The baiting of Chelsea star is somewhat unfair

Frank Lampard’s international career appears to be in the balance after he was left on the bench by Fabio Capello for England’s European qualifier in Bulgaria last week. At 33, Lampard remains one of the senior players still part of the England set-up, but doubts over his future on the international stage have arose after Gareth Barry and Scott Parker look to have formed an impressive partnership in the heart of England’s midfield. Capello is currently without the injured duo of Jack Wilshere and Steven Gerrard who are also both likely to be in contention for a starting place when fully fit but, considering the contribution that Lampard has made to English football both domestically and nationally, has his place in England side not been dismissed a little hastily?

Lampard has proven his ability, particularly at club level with Chelsea, throughout his career and has racked up over 500 appearances for the West London side. The midfielder is now entering his eleventh season at Stamford Bridge, and already has an astounding 171 goals to his name, as well as over 100 assists. Since 2003, Lampard has always guaranteed double figures in terms of goals at Chelsea, and just two seasons ago was the league’s highest scoring midfielder with 22 goals. Last season, an injury plagued season saw Lampard make just 24 league appearances for the Blues, but the midfielder still chipped in with 10 goals to help Chelsea’s bid to try and retain the Premier League.

Lampard’s struggle with fitness last season is perhaps a factor in Capello’s decision to leave him on the bench last Friday, and as with the likes of Andy Carroll and Jermain Defoe, the Italian has insisted these players “will be important when they are in top form.” This will surely be the case with Gerrard and Wilshere as well once they return from injury, and so for now, both Barry and Parker look set to remain Capello’s first choice in the centre of England’s midfield.

Lampard earned his first senior international cap for England back in October 1999, although he did not become a regular part of the national side until the retirement of Paul Scholes in 2004. Lampard was hugely impressive in the European Championships in 2004, scoring three goals in four games for England, and earning a place in UEFA’s ‘team of the tournament’. Lampard also proved crucial to England’s World Cup 2006 qualifying campaign, and was the country’s top scorer with five goals, including two important winners against both Austria and Poland.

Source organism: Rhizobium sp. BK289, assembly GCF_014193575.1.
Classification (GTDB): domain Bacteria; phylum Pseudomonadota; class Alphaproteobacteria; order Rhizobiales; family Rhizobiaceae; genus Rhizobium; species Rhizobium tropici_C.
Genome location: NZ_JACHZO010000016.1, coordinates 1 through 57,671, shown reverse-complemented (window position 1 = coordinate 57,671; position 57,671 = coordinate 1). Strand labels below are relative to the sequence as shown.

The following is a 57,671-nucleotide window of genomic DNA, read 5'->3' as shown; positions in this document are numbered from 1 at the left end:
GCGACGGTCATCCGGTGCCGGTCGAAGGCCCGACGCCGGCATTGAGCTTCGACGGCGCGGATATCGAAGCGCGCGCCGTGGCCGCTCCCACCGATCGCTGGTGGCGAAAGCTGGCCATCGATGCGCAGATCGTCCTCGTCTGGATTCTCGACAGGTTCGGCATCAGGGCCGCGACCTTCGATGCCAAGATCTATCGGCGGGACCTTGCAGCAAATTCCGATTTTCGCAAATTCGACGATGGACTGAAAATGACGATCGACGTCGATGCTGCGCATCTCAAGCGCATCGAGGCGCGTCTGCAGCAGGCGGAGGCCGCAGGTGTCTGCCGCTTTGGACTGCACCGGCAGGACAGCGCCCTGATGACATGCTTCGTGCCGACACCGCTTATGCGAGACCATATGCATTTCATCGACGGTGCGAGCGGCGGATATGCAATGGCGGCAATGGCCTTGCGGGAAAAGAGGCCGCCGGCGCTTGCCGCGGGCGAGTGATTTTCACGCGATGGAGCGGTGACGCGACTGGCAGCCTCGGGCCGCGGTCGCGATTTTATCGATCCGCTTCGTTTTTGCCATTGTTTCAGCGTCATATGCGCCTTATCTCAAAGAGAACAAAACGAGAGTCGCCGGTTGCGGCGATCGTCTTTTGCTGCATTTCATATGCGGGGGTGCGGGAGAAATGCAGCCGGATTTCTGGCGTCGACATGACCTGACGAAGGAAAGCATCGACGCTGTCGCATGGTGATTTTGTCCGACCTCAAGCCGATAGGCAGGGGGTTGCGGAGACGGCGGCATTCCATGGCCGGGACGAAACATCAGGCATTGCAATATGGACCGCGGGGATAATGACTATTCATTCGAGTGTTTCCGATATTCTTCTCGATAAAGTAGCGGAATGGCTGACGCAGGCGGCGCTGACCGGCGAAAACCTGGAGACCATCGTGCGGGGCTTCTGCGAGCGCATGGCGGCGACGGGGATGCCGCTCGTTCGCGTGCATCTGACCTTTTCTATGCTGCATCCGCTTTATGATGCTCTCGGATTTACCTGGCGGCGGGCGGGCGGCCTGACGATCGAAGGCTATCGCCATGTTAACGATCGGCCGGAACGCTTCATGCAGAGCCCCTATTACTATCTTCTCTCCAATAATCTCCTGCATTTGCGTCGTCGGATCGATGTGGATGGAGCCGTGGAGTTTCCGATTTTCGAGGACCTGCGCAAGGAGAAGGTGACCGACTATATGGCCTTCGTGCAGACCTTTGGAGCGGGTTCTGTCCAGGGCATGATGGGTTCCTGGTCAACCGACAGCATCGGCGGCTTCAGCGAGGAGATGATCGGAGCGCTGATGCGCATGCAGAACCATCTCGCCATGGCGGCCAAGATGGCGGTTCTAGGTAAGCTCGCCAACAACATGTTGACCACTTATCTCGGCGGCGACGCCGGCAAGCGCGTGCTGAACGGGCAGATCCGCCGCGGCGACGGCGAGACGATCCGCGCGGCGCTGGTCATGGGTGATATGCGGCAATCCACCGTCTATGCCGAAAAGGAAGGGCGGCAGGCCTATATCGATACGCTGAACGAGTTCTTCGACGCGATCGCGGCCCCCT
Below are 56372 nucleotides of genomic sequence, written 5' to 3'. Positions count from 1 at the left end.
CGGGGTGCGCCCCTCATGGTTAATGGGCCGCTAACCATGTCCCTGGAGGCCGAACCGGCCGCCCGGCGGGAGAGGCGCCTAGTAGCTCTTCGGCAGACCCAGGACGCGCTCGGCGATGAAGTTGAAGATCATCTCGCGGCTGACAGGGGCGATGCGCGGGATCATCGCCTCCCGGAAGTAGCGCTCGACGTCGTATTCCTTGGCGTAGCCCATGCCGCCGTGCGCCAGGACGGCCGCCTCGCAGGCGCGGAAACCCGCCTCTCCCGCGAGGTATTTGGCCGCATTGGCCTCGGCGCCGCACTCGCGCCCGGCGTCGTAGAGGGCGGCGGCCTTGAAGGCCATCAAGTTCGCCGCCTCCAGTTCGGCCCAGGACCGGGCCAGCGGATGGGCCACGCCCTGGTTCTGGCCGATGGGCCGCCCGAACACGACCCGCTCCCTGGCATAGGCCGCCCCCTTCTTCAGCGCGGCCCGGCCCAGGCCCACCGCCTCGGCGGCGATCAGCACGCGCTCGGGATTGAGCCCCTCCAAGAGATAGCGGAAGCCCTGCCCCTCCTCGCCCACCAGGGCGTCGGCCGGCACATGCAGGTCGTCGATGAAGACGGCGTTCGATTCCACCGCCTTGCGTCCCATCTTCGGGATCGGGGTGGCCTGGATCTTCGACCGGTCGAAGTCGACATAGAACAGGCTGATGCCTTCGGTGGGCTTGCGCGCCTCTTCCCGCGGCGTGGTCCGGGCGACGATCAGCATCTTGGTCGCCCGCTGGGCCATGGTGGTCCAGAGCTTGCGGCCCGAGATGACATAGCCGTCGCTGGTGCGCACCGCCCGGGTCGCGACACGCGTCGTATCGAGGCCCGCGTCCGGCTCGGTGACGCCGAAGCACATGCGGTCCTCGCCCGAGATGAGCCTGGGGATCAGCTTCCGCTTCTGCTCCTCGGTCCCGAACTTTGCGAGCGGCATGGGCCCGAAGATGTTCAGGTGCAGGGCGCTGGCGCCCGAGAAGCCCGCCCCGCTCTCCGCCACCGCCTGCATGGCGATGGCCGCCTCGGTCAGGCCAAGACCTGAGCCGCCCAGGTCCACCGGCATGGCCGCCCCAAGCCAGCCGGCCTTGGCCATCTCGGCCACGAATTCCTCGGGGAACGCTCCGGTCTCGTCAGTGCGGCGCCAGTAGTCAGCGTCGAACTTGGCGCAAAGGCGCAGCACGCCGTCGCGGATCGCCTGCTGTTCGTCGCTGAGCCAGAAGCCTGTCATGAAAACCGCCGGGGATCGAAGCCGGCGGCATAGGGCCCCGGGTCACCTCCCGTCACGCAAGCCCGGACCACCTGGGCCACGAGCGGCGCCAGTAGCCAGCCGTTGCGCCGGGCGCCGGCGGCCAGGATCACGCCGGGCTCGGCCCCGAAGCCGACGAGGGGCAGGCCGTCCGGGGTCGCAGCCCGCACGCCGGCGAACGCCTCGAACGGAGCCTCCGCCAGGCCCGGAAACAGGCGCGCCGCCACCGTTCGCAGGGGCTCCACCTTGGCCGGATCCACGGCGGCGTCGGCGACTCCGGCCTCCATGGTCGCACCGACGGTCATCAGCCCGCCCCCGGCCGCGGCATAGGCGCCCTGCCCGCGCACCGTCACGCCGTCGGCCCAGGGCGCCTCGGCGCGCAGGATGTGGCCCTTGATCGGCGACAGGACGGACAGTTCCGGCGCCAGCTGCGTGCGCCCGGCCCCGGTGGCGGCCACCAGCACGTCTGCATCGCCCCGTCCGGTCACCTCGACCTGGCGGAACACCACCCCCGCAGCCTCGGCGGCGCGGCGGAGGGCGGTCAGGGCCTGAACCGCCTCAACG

The Lampard and Gerrard partnership in the centre of midfield had often raised several eyebrows, and after a goalless World Cup ended with a missed penalty in the quarterfinals, initial skepticism over Lampard’s importance to the national side intensified, and the midfielder appears to have struggled somewhat to convince those skeptics that he is worthy of a place in the England set up ever since. Gerrard was the best of a bad bunch in the 2010 World Cup, as Lampard was remembered for only a disallowed goal in England’s 4-1 defeat at the hands of Germany. So far this year Lampard has made just 4 appearances for England, his lowest since 2003, and even consistency at club level may not prove to be enough to regain a place in the national side.

In 87 international appearances, Frank Lampard has 22 goals to his name. Considering his record at club level this figure seems hardly prolific, but his contribution to the national side cannot be brought into question. Lampard has shown consistency at international level, and has often proved to be England’s best player as he was in both Euro 2004 and in qualifying for the 2006 World Cup. England’s disastrous campaign in South Africa left many fans urging for a development of ‘youth’ in the national side, and while the likes of Wilshere, Cleverley, Smalling among others have certainly shown the potential to be the future of the English football, it seems Capello may have dismissed Lampard’s role in the national side a little too readily.

If Lampard can replicate the kind of form he has shown in previous seasons at Chelsea, then Capello may be called up on the ‘importance’ that he has claimed the midfielder to hold in the England set-up. However, while England are winning, and both Parker and Barry are fit (and on ‘top-form’), both Capello and England fans are likely to be reluctant to change. When the likes of Gerrard and Wilshere return to full-fitness the Italian may be faced with a more troubling dilemma than he is now, but with just two qualifiers remaining for the 2012 European Championships, Frank Lampard must surely still have role to play in ensuring England can top Group G.

Time for Lamps to move on? Is his omission from the England XI not a little hasty by Capello? Let me know your thoughts either below or @sixthofficial on Twitter!